Here in Canada, most progressive people hold an enlightened view of prostitution. Since fighting it is futile, we ought to legalize and regulate it. Legalizing prostitution would destigmatize sex-trade workers and increase their safety. Hey, maybe they'll even start signing up for dental plans!
Sweden went another way. In 1999, it passed a law to criminalize the buyers of sex, but not the sellers. Sex-trade workers were encouraged to report abusive clients to police, and given assistance to help them find other lines of work. (Or, in the case of migrant women who'd been trafficked, to return home.) The law is not unlike Canada's new law, which has been widely derided as unworkable, unconstitutional, dangerous to women and hopelessly reactionary. But then nobody ever accused the Harper government of being progressive.
So how are things going in Sweden? Pretty well, it turns out. Last week, a thick report published by a government agency in Stockholm found that street prostitution has been cut by more than half since 1995. Other studies also indicate that the sex trade has shrunk substantially.
In Stockholm's red-light district, "there's hardly anyone there," says political science professor Max Waltman, an expert in prostitution policy at the University of Stockholm who spoke to me by telephone. Nor is it true that the street trade has simply moved indoors. Prof. Waltman estimates that the total number of sex workers in the country has dropped from 3,000 in the mid-1990s to about 600 in recent years.
At first, public opinion over the new law was sharply divided. Its biggest support came from the greens, the feminists and others in the left-left wing. But today, it has overwhelming public support. Many Swedes view prostitution not as a choice or a moral offence, but a form of male violence against women. They compare it to serial rape and slavery. Last year, when Amnesty International said it planned to lobby for legalization, Swedish women's rights organizations were outraged.
Nadine Bergquist is a volunteer with Rosenlundstodet, a small group of women who help get prostitutes off the streets. "We think it's a great law, very necessary, crucial," she told me. "The women who've left prostitution say that without this law, it would have been very much harder for them." She dismisses the notion that the law stigmatizes them. "They were stigmatized already."
Across the bridge from southern Sweden is Denmark, which chose to go the other way and decriminalize prostitution. The two countries form a sort of natural policy experiment. By 2007, according to Prof. Waltman, Denmark had about 15 times more prostitutes per capita than Sweden did – many of them migrant women trafficked from Romania and Nigeria. Now that Sweden is a hostile climate for traffickers, they tend to stick to more lucrative countries.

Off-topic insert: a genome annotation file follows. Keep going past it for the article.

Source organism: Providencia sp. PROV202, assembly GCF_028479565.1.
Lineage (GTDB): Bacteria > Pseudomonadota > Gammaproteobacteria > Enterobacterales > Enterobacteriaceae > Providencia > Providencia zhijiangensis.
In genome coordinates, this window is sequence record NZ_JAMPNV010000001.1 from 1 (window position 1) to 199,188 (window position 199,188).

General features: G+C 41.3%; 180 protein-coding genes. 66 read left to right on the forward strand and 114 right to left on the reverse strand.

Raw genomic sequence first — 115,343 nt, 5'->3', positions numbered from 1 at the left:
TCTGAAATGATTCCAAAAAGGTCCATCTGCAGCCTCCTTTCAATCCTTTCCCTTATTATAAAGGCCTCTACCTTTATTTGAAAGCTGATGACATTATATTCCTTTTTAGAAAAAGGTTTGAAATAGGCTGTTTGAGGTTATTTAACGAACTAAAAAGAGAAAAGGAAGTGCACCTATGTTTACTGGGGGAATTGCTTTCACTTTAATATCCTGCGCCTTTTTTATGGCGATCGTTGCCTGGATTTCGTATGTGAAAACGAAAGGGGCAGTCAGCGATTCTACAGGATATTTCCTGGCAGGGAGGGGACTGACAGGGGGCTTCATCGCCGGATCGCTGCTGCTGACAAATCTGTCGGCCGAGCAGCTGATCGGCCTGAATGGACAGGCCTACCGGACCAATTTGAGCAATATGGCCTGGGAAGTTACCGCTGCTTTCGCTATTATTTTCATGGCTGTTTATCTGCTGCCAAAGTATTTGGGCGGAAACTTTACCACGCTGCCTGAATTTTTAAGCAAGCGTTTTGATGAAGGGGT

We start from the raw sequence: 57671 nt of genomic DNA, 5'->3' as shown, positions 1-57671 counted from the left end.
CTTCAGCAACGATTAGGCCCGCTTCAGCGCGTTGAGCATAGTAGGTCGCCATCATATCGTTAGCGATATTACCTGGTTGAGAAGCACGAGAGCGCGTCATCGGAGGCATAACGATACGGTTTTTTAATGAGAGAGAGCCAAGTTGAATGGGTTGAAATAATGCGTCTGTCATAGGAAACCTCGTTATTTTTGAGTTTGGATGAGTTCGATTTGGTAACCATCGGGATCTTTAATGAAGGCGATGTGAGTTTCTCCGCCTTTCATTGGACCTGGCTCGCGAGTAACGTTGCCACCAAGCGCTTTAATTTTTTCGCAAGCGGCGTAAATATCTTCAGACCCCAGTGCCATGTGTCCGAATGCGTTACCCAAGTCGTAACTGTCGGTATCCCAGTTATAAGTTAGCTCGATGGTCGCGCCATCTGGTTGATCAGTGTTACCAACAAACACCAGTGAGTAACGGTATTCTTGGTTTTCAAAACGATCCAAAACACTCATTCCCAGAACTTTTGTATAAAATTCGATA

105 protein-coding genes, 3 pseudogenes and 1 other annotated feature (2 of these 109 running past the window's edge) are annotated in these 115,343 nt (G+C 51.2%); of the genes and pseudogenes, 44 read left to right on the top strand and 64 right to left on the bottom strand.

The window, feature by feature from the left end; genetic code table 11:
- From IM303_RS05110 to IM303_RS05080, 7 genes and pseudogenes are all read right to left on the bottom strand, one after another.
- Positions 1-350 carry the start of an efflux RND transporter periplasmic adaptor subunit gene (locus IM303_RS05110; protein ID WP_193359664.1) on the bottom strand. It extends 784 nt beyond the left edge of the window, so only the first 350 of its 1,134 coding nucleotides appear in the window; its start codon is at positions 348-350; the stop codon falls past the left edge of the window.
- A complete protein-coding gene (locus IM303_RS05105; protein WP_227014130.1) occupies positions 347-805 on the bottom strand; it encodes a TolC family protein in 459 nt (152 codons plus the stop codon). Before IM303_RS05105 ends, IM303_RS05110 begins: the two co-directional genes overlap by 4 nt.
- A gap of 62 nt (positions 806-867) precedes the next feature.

Iceland and Norway – two other progressive, feminist, northern countries – have adopted the Swedish model. But in Canada, the ideologies are flipped. Here, conservatives applaud the Swedish model, while progressives, academics, feminists and the media overwhelmingly ridicule it.
Prof. Waltman, who has been following Canada's debate closely, thinks these people are seriously wrong. Decriminalization is a failed experiment, he argues. "When the German parliament decided at the end of the nineties to decriminalize, the idea was to make prostitution safer. Women would sign onto social security, and they would be destigmatized, and they would work in brothels and be safe."
But no one signed up for social security, the sex trade was not destigmatized and brothels, he says, are not particularly safe. Worst of all, prostitution has exploded. "Most women are obviously not doing it by choice," he says. "Most of them have been profoundly traumatized and want to get out. If you legalize it, it's legalizing slavery, because they have no real choice."
That's the argument that sticks with me. I honestly don't care if Terri-Jean Bedford operates her house of pain out of her nice suburban bungalow. Most sex workers aren't her. Nor are they strapped co-eds working toward their masters' degrees. They're women at the bottom of the heap, too often aboriginal, who've been badly damaged and believe they have no other options.
As Ms. Bergquist says, "Anyone who believes there is such a thing as a happy prostitute should walk down the street with us one night and look these women in the eye. And then I'd like to see if they still believe that's true."